Against Empathy? Maybe

I just read Against Empathy by Paul Bloom and have some thoughts. I picked the book up partly because of the provocative title. My work relies heavily on empathy–or what we call empathy–to understand the challenges and needs of people who will eventually engage with the product or experience we’re designing. Could it be that empathy is the wrong tool? After reading Bloom’s book, I think: Sort of.

I agree with what I understood to be Bloom’s main point against empathy. He posits that empathy, if you understand it to be taking on the feelings of a person, is not the most effective mechanism of achieving positive and prosocial behaviors. It’s not a necessary prerequisite to kindness or morality. And it can backfire in some circumstances, either by bringing unnecessary vicarious pain to the empathizer, or by focusing a person’s attention on one party at the expense of others (such as floods of donations to a handful of needy people whose stories are compelling when others go unhelped). I myself have written about empathy not being the right tool to use, such as when someone is being racist; not all views deserve empathy.

That said, I think much of the book relies on splitting hairs by taking on a very specific definition of empathy that doesn’t fully align with the way most people use the term. Bloom is careful to define the empathy he is against as this taking on of others’ emotions and perspective. He notes that cognitive empathy, understanding the circumstances in which others find themselves and their likely thought patterns, is a more critical component of doing good.

I think the research we typically include in the design process taps into cognitive empathy more than the emotional type. Of course talking directly to people about their experiences will usually arouse some type of emotional response, but what we take back to our teams to work with is the intellectual information we’ve gathered. The emotional empathy generated in this process helps me feel accountable to the research participants to incorporate what I’ve learned into our designs. I’ve never seen empathy as practiced in design fall into the traps Bloom cautions against, of great vicarious pain, distraction from a more deserving audience, and so forth. That’s not to say it never happens, but it’s not been my experience.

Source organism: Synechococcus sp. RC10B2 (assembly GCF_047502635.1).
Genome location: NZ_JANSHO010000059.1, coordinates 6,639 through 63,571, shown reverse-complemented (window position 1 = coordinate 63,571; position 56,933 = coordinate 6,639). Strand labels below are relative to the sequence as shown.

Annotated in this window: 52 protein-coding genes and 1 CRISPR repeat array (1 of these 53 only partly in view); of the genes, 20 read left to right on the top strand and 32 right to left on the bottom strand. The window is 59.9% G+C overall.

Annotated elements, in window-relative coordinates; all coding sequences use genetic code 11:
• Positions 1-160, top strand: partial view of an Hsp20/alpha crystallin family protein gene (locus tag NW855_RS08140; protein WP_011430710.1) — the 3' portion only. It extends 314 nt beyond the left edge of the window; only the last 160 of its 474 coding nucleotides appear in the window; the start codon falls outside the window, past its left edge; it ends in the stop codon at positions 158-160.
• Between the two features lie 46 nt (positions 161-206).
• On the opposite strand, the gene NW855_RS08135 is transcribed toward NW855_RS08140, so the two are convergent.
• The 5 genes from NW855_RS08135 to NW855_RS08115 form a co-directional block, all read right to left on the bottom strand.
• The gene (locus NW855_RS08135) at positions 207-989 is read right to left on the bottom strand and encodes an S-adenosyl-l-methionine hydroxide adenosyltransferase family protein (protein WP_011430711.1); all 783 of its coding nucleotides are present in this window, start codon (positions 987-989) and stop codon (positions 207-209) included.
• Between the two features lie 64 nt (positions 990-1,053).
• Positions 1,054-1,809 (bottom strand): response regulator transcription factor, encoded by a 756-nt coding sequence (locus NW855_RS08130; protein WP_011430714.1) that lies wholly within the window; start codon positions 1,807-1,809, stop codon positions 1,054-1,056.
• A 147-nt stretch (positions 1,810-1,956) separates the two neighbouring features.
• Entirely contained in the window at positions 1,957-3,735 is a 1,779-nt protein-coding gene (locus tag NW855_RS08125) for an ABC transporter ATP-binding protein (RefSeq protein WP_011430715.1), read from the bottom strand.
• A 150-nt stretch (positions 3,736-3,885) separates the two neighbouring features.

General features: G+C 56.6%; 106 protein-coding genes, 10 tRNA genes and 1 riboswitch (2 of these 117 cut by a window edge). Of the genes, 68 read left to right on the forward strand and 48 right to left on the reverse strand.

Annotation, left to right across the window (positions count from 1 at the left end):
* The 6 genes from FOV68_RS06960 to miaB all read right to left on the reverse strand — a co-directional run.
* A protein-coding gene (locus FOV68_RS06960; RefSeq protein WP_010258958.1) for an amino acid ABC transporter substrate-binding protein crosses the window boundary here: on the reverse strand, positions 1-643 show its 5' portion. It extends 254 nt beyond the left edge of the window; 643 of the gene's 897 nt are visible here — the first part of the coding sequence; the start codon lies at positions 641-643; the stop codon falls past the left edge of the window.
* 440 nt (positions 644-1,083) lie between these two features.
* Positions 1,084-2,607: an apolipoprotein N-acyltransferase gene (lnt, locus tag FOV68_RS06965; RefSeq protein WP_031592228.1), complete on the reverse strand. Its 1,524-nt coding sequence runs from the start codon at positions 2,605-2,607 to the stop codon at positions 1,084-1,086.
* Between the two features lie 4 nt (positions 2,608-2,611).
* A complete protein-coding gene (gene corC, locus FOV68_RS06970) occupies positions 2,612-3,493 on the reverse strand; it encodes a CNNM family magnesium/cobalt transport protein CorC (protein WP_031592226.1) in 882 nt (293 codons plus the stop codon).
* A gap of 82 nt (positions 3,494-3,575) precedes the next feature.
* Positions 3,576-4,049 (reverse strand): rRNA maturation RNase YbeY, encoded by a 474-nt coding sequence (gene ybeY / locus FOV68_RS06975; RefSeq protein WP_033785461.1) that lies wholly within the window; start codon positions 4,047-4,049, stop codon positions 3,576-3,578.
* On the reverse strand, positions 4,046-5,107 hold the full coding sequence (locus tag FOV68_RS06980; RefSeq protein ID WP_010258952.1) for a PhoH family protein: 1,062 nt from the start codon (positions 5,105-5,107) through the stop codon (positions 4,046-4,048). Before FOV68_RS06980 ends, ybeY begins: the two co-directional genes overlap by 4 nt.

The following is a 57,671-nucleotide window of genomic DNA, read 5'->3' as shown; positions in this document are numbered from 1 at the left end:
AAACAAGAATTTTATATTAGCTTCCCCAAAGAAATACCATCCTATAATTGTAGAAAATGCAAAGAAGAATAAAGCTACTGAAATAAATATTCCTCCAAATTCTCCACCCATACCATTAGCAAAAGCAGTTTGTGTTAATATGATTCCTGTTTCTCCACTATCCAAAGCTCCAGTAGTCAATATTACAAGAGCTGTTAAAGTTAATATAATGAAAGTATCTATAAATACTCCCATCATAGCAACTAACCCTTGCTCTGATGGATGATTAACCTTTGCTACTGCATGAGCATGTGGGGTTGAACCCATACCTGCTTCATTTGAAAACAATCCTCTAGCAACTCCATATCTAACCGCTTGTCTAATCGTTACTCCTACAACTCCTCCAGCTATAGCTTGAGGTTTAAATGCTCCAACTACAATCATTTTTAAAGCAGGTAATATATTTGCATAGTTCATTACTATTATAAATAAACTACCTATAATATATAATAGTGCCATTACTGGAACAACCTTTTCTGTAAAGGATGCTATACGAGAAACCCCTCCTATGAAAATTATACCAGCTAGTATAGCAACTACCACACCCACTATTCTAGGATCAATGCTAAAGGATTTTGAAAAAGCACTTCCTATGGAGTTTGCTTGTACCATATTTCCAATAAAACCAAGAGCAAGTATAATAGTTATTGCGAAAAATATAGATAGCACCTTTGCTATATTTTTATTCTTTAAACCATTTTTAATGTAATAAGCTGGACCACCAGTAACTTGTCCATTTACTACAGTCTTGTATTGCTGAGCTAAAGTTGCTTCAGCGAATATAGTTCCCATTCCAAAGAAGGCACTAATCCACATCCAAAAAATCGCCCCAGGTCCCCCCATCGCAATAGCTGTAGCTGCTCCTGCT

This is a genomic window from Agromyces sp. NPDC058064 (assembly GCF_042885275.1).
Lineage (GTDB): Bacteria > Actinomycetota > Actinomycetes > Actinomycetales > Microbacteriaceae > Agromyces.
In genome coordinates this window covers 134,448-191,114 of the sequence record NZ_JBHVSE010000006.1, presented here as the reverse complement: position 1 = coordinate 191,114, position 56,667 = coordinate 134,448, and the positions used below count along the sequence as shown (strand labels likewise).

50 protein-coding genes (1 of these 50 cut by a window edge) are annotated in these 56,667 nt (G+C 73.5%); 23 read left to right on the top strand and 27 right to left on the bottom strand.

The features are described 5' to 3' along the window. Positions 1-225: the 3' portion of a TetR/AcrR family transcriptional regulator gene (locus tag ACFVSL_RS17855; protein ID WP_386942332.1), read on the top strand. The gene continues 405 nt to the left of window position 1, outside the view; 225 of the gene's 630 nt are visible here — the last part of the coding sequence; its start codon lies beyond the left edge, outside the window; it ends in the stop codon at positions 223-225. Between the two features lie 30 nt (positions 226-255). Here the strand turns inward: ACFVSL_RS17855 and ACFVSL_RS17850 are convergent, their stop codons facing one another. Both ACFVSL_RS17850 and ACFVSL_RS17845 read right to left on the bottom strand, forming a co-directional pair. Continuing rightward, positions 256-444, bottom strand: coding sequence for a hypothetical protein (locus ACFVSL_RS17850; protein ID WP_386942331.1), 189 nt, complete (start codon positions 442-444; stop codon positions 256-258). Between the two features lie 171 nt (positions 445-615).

I think Bloom also overlooks (or considers outside the scope of this work) a rich area for discussion about how people might deliberately deploy empathy to achieve certain ends. Bloom establishes that empathy can essentially be weaponized to focus people on helping one group at the expense of another (for example, create an emotional empathy for victims of a crime in order to strengthen determination to punish the perpetrators). Clearly, politicians are masters of creating empathy reactions to do just this in favor of their own legislative agenda. There are probably ways to use empathy for persuasive good, as well. I think there’s an interesting opportunity to explore empathy as a deliberate persuasive tactic.

I’d definitely recommend reading Against Empathy if you are concerned with empathy as a design practice. While I disagreed with some points and agreed with others, it made me think critically about the term empathy and how we use it.